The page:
U.S. Senator Roger Marshall joins RFD-TV to discuss Ag Mental Health Campaign

Nashville, TN – U.S. Senator Roger Marshall, M.D. joined RFD-TV live in studio to discuss his Ag Mental Health Awareness Campaign, which is intended to bring attention to the mental health resources that are available to farmers, ranchers, and our rural communities. Senator Marshall also gave an update on the 2023 Farm Bill, his Ending Agriculture Trade Suppression (EATS) Act, legislative efforts to improve rural broadband, and foreign ownership of American farmland.

Working in agriculture presents unique challenges and stressors that can contribute to poor mental health outcomes in rural Kansas communities. Senator Marshall’s campaign is highlighting how Kansans can recognize someone in need of support and where to turn for help. 

If you or someone you know is experiencing a mental health crisis or contemplating suicide, 9-8-8 is the Suicide & Crisis Lifeline. The average wait time to be connected in Kansas is less than 21 seconds.  

You may click HERE or on the image above to watch Senator Marshall’s full interview. 

Highlights from the interview include:

On Ag Mental Health: 

“Our farmers and ranchers are under more stress today than they’ve ever been, perhaps the worst economic year that they’ve ever had. On top of that we have drought, inflation is just driving up the cost of doing business, the cost of diesel fuel, the cost of fertilizer as well. And farmers and ranchers have a three and a half times higher suicide rate than any other profession. So I just want our farmers and ranchers to know that I’m there for them, that you, that RFD-TV is here for them, that they can call 988 if they are having thoughts of taking their own life, a behavioral health specialist is going to talk with them. That’s 988, you can text 988 as well.”

On the 2023 Farm Bill:

“It’s time to put the farm back in the Farm Bill. Look, the food programs are going to compose at least 80% of this Farm Bill. They have mandatory spending, so they’re taken care of. We want to bring the farm back and look, the backbone of every farm bill should be crop insurance and title one funding. So we’re wanting more funding for reference prices.”

“We talked about the stressors in agriculture, and why that suicide rate is so high for farmers and ranchers, it’s because the stress is real…Average operation loan in Kansas for a farm rancher may be a million dollars. So you went from 2% to nine and 10% interest on that operation loan. That was your entire profit. Of course, we’re seeing diesel fuel prices go up, fertilizer prices going up as well. So that reference price needs to reflect the cost of doing business.”

On his EATS Act, Legislation to Protect Kansas Producers from California Regulation:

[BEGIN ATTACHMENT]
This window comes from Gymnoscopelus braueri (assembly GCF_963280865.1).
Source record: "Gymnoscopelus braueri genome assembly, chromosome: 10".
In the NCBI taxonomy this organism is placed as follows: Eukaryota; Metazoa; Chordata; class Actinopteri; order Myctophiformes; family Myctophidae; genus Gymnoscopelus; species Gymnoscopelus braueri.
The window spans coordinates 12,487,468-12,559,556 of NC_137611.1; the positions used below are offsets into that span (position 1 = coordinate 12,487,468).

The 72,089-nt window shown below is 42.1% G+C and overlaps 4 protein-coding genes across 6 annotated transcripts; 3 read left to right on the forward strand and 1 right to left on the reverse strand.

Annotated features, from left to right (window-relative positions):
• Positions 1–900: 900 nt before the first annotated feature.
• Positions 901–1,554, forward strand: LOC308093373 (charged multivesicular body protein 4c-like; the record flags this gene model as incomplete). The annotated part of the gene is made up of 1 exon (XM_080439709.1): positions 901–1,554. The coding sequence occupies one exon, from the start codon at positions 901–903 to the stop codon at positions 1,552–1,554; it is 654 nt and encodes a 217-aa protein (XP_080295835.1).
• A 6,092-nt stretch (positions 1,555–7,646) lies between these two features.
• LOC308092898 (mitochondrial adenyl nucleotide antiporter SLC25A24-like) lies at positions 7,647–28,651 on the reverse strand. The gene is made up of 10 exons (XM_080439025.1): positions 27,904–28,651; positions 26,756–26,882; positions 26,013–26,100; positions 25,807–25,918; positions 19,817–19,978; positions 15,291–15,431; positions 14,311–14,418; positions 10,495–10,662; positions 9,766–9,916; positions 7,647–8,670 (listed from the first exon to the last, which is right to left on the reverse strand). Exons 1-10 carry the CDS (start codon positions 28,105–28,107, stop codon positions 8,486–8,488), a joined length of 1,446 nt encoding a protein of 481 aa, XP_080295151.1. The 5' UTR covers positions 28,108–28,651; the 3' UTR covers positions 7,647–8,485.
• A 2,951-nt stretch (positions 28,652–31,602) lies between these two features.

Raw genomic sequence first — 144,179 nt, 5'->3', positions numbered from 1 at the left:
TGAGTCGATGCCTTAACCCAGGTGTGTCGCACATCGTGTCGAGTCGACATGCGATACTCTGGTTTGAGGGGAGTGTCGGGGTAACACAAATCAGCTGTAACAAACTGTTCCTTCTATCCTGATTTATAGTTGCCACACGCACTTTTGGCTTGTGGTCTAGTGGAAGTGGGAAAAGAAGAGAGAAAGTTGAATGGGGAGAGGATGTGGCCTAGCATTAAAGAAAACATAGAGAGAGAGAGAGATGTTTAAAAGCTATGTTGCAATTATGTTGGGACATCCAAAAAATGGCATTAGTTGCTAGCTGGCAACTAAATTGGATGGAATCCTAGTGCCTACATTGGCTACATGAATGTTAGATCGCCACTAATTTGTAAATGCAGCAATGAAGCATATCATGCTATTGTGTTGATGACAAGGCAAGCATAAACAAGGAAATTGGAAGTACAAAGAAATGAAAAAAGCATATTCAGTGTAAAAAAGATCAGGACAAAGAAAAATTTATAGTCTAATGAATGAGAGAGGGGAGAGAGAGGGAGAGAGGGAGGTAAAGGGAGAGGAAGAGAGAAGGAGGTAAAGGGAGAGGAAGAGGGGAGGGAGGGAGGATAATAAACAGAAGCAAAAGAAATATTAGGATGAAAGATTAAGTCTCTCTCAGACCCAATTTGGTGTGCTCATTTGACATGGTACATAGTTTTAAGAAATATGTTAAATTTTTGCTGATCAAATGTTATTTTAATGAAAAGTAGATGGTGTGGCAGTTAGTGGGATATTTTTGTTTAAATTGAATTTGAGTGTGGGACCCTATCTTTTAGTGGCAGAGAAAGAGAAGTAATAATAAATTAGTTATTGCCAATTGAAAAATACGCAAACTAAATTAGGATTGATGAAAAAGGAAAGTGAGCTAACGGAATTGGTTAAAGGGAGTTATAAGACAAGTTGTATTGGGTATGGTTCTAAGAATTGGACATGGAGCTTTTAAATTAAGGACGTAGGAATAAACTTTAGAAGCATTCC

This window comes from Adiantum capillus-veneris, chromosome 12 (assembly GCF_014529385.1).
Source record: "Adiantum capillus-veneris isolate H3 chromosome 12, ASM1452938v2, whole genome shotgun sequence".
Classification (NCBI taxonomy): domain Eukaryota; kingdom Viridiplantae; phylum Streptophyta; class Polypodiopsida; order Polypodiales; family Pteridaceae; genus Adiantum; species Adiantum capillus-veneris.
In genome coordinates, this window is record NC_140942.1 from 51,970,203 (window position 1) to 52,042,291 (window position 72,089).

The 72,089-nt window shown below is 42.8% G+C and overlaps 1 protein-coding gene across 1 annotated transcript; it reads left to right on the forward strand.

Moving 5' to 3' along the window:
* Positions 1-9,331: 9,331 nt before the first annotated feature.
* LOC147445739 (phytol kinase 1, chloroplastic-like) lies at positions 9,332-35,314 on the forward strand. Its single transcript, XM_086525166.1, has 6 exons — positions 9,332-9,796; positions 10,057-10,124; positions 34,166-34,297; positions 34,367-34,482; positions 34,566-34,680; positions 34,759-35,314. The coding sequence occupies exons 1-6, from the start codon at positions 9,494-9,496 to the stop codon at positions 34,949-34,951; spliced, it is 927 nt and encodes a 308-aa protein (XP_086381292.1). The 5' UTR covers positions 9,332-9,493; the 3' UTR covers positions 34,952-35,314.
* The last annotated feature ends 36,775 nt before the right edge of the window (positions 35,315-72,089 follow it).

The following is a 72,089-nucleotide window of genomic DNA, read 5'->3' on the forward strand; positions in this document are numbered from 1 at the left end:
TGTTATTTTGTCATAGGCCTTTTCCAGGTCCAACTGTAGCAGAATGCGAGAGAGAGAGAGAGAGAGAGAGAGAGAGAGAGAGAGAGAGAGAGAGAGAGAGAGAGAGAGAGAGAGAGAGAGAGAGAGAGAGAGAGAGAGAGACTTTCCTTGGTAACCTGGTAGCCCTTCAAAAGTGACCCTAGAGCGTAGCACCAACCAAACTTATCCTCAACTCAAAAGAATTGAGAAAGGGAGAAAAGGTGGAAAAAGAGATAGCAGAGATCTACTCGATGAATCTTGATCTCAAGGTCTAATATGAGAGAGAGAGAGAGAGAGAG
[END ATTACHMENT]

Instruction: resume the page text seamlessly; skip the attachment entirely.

“Proposition 12 is an attack on state rights. Proposition 12 wants to tell farmers and ranchers in Kansas, Iowa, Texas, across the nation, how to grow sows, how to raise cattle, how to plant corn, they want to tell us eventually how to drill oil as well. So this is a pushback protecting our state’s rights. 

“Proposition 12 was led by animal activists, and one thing I’m begging your listeners to do is to get out there and tell our story, how much we care about the livestock that we’re raising. I just did the the State Fair recently in Hutchinson, Kansas, there were young folks, they’ve been part of FFA [Future Farmers of America], part of 4-H, showing their lamb showing, their cattle, their steers as well, we need to share that story of how compassionate we truly are with our livestock, and that we want to take good care of them as well.” 

“Proposition 12 would help the great big packing companies. As we all know, China dominates that market when they own one of the biggest pork producer pork packers in the world as well. So they can respond to all these rules and regulations, they can make a different set of rules for how they’re going to raise sows to send to California versus sending them to the East Coast.

On Expanding Access to Rural Broadband:

“I’m proud of what we’ve done in the last Farm Bill in 2018. We’ve increased access, it’s not perfect, but I think we’ve learned from some of our mistakes.”

“We have a couple new prerequisites, we’re going to spell out the speed that we need, but additionally what local providers have put in – we don’t want someone from out of state to come in and put in a cheap infrastructure like this that doesn’t really go to where it needs to go, doubling where it’s already been as well

“We’ve got to keep working on the map. Some of the great big providers constantly say that they have service when we really don’t, so Kansas Farm Bureau and others are leading to make sure we get an accurate map on where to put the new high speed internet.”

On Foreign Ownership of American Farmland.

“We are concerned about the amount of purchasing from foreign governments, especially governments that are our adversaries. Now, let’s just face it right now, that China is an adversary to the United States in so many ways. And it’s not just buying land. It’s the whole vertical integration that we’re worried about as well in the food processing. So China again, like we said earlier, so much dominated the pork industry, I would sure hate to have them come in and start dominating the packing industry, whether it’s beef or chickens.”